Helping Your School-Aged Child Make Sense of the Recent Terrorism Attacks

Helping Your School-Aged Child Make Sense of the Recent Terrorism Attacks

It has been a few weeks since the terrorist attacks in Paris, and the media coverage on the aftermath continues on a daily basis. Parents often wonder how to help their children make sense of such horrifying events, particularly if they have already been exposed to some news coverage or social media.

As a general rule, I would recommend leaving the TV off during the news hour so that children are not unnecessarily taking in graphic content that may be frightening or disturbing to them.

Children under age six are best off not knowing about these events. They are much less likely to be hear or see any details of these events and there is no need to discuss this with them, unless they are directly affected by the event or have already heard about it.

School-aged children are more likely to hear about big world events, includ-ing terrorist attacks. This can happen in a myriad of ways, whether through friends at school, viewing a news article or photo on the Internet or around the dinner table when older siblings may be inquiring about the bombings. The urge may be to shield your child from the entire event. This instinct is something many parents grapple with and is worth paying attention to. In my practice with families, I remind parents that they know their child best and that it is worthwhile listening to this instinct. You know what your child’s distress tolerance is and if you determine that your child has no knowledge of the events yet, it may be just fine to shield them from hearing about it (at least for the time being).

If your school-aged child has already heard about it, you can take this as an opportunity to be your child’s compass point in the process of making sense of the Paris terrorist attacks.

Here are some points to consider:

  • If you can initiate a conversation with your school-aged child, this would be ideal, because it allows you to set the stage and provide simple facts. It also means that if your child hears erroneous details at school, they will recall what they have been told by you and can come back and process this with you.
  • Less detail is better than more. Try to gauge what your child may know already and fill in gaps where needed. A clear, simple narrative is adequate.
  • Give your child the time and space to express all their feelings. You can reassure them that feelings are neither good nor bad, but that feelings just are. It is totally normal to be sad, scared, angry, indifferent or what-ever else your child may be feeling. The important thing is that your child will benefit from your kind and strong presence as they process.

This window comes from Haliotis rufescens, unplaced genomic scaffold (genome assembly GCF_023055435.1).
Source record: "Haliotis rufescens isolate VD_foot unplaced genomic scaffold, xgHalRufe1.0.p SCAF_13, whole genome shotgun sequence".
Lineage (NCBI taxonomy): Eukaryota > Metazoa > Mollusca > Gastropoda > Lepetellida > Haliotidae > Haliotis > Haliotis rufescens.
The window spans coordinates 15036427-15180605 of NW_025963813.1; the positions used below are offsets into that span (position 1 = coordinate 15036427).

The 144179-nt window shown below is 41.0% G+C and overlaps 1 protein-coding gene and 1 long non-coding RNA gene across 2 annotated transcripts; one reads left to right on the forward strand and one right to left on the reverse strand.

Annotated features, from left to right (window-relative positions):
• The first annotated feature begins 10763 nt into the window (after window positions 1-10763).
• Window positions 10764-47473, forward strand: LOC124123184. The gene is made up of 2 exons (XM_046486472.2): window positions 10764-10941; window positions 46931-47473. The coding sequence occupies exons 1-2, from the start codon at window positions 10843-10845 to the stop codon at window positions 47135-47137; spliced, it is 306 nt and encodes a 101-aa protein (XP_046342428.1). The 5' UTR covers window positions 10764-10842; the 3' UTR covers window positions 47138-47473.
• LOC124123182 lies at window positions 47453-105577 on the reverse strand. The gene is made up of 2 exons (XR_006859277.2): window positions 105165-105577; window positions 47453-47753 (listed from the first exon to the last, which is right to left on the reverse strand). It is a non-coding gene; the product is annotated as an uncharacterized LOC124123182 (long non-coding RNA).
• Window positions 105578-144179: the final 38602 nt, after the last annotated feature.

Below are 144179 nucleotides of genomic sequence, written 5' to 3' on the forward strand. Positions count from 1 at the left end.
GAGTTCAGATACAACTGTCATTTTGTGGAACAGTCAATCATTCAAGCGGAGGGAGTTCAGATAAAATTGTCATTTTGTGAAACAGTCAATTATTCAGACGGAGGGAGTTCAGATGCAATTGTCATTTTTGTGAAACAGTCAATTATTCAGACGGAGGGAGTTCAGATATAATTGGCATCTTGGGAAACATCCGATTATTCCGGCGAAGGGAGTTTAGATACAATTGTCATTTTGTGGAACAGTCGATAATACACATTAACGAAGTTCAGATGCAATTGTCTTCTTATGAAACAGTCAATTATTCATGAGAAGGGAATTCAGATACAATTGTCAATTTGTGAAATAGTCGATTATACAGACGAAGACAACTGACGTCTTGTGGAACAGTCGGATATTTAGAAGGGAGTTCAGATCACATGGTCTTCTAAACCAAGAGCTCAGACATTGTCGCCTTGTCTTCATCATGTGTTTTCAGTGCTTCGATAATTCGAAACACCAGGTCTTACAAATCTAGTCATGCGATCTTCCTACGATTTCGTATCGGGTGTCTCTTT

• Your child will need to hear a sense of confidence in your voice as you convey to them that they are safe with you. While terrible things have happened far away from home here in Canada, they will benefit from being reassured that their world is safe.
  • It is very likely that their primary concern will be their own (and their family’s safety. Your child may need to hear your reassurance but may not articulate this need to you. Listen to your child and read between the lines what they may be most concerned about.
  • Emphasize the good that is happening after the attacks. You can describe the helpers (neighbours, medical professionals, community centres) and the efforts to ‘catch the bad guys’.
  • Lastly, with the holidays around the corner, there may be a variety of ways to “give back” within your own community. Finding tangible and creative ways for you and your child to be altruistic together, can be real reminders of all the good that exists in our world.

Nathalie Scott MSW, RSW, RPT

Read other articles of Discovering Treasures in the School Aged Years

3 Comments

  • Kenneth | 2015.12.09 at 9:47 PM

    Mindy Alyse Weiss

  • Ellenherreracochrane | 2015.12.10 at 8:38 PM

    Great advice to parents to consider in their dealings with their children in these horrific times of terrorisme attacks!
    Thanks, Nathalie. Love you, mama

  • eproncio | 2016.01.31 at 7:35 AM

    Parents often wonder how to help their children make sense of such horrifying events, particularly if they have already been exposed to some news coverage or social media. Where did you get this information?